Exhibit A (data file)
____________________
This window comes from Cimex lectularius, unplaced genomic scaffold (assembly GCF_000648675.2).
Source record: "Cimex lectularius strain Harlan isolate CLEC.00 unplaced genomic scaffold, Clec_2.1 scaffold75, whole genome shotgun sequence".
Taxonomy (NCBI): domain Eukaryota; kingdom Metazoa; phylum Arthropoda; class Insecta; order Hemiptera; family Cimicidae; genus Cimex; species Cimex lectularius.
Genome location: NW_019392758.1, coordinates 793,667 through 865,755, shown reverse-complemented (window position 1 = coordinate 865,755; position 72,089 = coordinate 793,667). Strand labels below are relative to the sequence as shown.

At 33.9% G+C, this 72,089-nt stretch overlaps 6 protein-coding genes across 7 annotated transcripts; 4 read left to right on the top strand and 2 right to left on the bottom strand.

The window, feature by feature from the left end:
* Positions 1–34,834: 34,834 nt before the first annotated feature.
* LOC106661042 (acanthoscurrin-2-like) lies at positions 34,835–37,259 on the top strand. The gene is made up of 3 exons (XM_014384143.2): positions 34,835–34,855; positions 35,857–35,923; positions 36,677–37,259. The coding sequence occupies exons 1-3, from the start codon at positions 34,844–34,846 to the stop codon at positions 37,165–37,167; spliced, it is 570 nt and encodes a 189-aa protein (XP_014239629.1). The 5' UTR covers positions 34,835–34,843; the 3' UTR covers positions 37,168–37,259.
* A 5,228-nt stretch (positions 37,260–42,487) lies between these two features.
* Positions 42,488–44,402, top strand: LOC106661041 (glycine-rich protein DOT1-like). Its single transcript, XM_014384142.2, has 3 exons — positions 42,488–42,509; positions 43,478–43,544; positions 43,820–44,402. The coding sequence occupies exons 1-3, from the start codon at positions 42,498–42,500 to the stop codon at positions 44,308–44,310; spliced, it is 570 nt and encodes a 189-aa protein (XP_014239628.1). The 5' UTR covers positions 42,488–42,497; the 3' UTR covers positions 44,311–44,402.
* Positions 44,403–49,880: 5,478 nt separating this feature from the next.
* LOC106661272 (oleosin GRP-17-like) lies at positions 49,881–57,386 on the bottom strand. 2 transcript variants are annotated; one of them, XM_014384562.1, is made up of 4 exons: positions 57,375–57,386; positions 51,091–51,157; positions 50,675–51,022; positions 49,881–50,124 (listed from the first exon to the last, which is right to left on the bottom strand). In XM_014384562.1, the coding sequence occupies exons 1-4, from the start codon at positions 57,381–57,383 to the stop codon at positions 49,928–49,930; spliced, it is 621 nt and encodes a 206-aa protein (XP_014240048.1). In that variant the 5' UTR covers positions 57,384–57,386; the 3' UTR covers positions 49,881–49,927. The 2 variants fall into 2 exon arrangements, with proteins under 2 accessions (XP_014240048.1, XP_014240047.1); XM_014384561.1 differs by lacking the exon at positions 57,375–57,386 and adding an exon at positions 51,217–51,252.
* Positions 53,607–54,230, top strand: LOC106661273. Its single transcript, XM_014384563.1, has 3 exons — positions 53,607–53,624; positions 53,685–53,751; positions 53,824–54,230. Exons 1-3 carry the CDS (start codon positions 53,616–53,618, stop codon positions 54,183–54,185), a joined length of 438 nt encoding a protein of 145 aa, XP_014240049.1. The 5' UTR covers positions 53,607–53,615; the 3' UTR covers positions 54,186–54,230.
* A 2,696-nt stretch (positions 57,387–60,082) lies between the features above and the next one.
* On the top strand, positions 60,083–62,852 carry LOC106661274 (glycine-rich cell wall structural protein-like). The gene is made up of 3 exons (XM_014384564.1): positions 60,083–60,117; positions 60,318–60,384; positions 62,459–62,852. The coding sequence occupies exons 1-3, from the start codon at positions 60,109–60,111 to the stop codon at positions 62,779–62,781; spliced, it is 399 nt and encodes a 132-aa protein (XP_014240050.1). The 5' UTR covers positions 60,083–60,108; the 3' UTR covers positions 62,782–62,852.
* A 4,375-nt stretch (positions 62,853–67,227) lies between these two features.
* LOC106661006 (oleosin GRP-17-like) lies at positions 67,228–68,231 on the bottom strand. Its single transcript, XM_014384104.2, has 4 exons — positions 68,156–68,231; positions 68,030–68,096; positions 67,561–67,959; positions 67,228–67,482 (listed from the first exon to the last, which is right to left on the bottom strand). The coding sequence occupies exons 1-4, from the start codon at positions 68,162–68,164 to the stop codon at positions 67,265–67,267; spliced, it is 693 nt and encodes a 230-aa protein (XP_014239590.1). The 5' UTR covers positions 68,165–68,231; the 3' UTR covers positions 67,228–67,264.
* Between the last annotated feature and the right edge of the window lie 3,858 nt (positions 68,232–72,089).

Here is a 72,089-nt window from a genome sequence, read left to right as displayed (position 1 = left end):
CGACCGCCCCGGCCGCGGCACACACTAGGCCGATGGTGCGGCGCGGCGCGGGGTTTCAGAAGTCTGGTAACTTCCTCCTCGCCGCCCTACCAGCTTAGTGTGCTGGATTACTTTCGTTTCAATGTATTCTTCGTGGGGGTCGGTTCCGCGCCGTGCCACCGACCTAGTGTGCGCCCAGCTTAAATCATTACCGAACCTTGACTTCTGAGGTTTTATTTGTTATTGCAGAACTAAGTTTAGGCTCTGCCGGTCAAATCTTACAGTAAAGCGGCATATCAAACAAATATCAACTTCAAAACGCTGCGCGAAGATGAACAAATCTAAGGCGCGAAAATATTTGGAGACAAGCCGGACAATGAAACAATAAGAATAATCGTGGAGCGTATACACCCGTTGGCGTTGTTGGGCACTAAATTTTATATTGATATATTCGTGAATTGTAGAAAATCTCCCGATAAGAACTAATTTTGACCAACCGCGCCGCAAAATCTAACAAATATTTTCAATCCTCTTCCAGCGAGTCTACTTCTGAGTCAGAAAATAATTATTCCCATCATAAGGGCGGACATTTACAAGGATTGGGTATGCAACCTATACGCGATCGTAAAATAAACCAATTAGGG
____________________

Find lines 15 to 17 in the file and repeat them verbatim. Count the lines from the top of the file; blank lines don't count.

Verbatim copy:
* On the top strand, positions 60,083–62,852 carry LOC106661274 (glycine-rich cell wall structural protein-like). The gene is made up of 3 exons (XM_014384564.1): positions 60,083–60,117; positions 60,318–60,384; positions 62,459–62,852. The coding sequence occupies exons 1-3, from the start codon at positions 60,109–60,111 to the stop codon at positions 62,779–62,781; spliced, it is 399 nt and encodes a 132-aa protein (XP_014240050.1). The 5' UTR covers positions 60,083–60,108; the 3' UTR covers positions 62,782–62,852.
* A 4,375-nt stretch (positions 62,853–67,227) lies between these two features.
* LOC106661006 (oleosin GRP-17-like) lies at positions 67,228–68,231 on the bottom strand. Its single transcript, XM_014384104.2, has 4 exons — positions 68,156–68,231; positions 68,030–68,096; positions 67,561–67,959; positions 67,228–67,482 (listed from the first exon to the last, which is right to left on the bottom strand). The coding sequence occupies exons 1-4, from the start codon at positions 68,162–68,164 to the stop codon at positions 67,265–67,267; spliced, it is 693 nt and encodes a 230-aa protein (XP_014239590.1). The 5' UTR covers positions 68,165–68,231; the 3' UTR covers positions 67,228–67,264.